Livers gets his turn in the spotlight in Michigan's win over Florida

James Hawkins
The Detroit News
Michigan forward Isaiah Livers (4) dunks in the second half Saturday against Florida in a second-round NCAA Tournament game.

Des Moines, Iowa — Michigan’s Jordan Poole had his shining moment in the second round of the NCAA Tournament last season.

So, it seemed only fitting that roommate and best friend Isaiah Livers experienced his in the same round a year later. 

And that's what happened when Livers threw down a posterizing dunk that put the exclamation point on Michigan’s 64-49 win over Florida at Wells Fargo Arena on Saturday.

“I remember it was the same time last year Jordan hit that big shot,” Livers said of Poole’s winning 3-pointer against Houston. “I remember I probably had (two people) around me asking questions, and Jordan had everybody around him. Most guys would get jealous and I'm like, 'He deserves it.'

“Everybody deserves the fame. Everybody on this team is going to go through it.”

Livers’ highlight came with 4:42 left when redshirt junior wing Charles Matthews blocked a shot and quickly got the ball to junior guard Zavier Simpson. Looking up the court, Simpson threw a one-handed bounce pass in stride to Livers on the left wing.

After taking one dribble, Livers gathered, took flight and threw down a two-handed slam over Florida’s Andrew Nembhard.

“All I remember is Jordan doing this (pointing up) on the opposite side,” Livers said. “I'm like, 'Nah, Jordan. Not this time. I'm going up to dunk this myself.' ”

Livers has had a couple chances to put a defender on a poster this season, but has had issues losing the ball when going up with one hand and finishing at the rim.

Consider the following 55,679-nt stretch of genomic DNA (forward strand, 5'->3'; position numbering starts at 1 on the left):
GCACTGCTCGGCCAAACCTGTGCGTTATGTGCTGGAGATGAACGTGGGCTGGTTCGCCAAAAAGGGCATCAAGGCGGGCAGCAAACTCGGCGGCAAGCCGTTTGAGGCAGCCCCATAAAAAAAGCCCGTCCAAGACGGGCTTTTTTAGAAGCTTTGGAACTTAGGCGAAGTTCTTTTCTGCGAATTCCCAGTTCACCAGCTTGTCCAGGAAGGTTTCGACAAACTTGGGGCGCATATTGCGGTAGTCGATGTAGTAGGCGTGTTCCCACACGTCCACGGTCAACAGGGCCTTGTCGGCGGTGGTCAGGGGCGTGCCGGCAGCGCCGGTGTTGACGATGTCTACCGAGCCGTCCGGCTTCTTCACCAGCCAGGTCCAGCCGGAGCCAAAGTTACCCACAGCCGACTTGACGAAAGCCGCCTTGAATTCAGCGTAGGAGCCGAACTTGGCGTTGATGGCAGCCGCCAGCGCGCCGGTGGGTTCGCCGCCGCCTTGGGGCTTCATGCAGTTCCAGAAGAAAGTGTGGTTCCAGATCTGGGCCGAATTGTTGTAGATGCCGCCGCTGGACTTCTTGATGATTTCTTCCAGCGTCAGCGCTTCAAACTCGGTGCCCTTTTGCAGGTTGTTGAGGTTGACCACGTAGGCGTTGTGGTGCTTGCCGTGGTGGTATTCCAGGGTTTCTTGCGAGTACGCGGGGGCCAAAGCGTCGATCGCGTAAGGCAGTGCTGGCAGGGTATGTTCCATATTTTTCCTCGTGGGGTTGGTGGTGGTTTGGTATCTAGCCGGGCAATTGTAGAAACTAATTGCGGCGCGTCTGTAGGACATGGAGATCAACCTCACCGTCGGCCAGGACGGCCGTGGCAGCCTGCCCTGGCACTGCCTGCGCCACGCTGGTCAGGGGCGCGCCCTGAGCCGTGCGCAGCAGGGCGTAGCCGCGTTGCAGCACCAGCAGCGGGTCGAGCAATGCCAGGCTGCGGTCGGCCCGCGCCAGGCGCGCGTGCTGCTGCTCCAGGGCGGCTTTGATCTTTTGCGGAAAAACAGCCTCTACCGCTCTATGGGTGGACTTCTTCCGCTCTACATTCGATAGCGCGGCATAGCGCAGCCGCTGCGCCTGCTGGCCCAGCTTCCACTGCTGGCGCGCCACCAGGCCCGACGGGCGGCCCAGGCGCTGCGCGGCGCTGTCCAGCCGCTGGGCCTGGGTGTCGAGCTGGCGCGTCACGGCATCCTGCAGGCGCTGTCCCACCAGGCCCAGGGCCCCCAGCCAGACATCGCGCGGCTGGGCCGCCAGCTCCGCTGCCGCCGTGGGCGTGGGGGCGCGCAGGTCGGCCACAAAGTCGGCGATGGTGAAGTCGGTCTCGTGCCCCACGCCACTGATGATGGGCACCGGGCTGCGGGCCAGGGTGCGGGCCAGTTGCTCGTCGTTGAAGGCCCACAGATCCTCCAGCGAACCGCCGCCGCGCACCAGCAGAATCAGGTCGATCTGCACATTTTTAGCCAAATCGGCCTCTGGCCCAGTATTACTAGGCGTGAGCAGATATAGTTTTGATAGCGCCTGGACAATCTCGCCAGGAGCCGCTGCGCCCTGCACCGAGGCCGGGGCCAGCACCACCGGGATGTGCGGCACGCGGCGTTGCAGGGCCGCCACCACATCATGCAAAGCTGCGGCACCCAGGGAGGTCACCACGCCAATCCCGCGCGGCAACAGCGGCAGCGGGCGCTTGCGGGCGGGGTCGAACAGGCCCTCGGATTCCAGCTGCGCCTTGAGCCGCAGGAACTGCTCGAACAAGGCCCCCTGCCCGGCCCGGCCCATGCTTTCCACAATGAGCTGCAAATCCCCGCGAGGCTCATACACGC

With that in mind, Livers had a teaching point from Michigan coach John Beilein pop into his head during the brief time it took for the play to develop.

“Coach B said, ‘Go up there and finish with two, and I guarantee you that it's going to go in,’ ” Livers said. “I went up, and I don't know how I thought about it in that moment, but I went up with two and just put the ball in the basket.”

Yet, Beilein, who isn’t one for flashy plays, was more concerned about his players letting their guard down and celebrating too much after the highlight-reel dunk.

"Two points. Way to go, man,” Beilein said. “Get back on defense guys."

But for the Michigan fans and teammates, it was a play worth taking time to marvel at.

"First of all, I ran the floor and I thought he was going to give it to me,” Poole said. “I said I just hope he's aggressive and he dunks it. Being able to see my brother go over there and make a big-time dunk, I was just in awe.

“We see stuff like that all the time. Being able to show his athleticism, it's just amazing. Of course, we're extremely excited in the game and we love to see stuff like that.”

More importantly, the dunk was a spirit-crushing basket and part of a 13-5 closing run Michigan used to put Florida away. It was also a high point in an impressive stretch for Livers, who finished with 10 points and is averaging 12 points over the past five games.

And hopefully it's the first of several memorable moments — and authoritative dunks — to come.

“I'm going to get the one-hand one of these days,” Livers said. “But I'm going to stick with two hands for now.”

Down-low dominance

For the second straight game, Michigan took advantage of its height advantage, primarily in the paint with junior center Jon Teske.

The Wolverines finished with a 34-16 advantage in points in the paint and outrebounded the Gators by a 42-29 margin, with 11 offensive boards.

Unlike other games earlier this season, Michigan did a better job of exploiting mismatches and getting the ball to Teske in the post when he had a smaller defender switched onto him.

"It was a big emphasis," Teske said. "We practice that a lot. They're looking for me and I've got to do my work as well trying to seal it off. If I don't have anything, the guard is going to beat the mismatch. We practice that all the time and it just came out tonight."

Slam dunks

Florida became the 17th opponent Michigan has held under 40-percent shooting this season.

... Florida entered the contest averaging 17 free-throw attempts per game. The Gators went to the line a season-low two times.

… Michigan recorded back-to-back 30-win seasons for the first in program history. It's also the fifth time the Wolverines have reached 30 wins and third time under Beilein.

… Beilein is 19-7 in NCAA Tournament games at Michigan.

… Michigan improved to 3-0 against Florida in the NCAA Tournament.

Twitter: @jamesbhawkins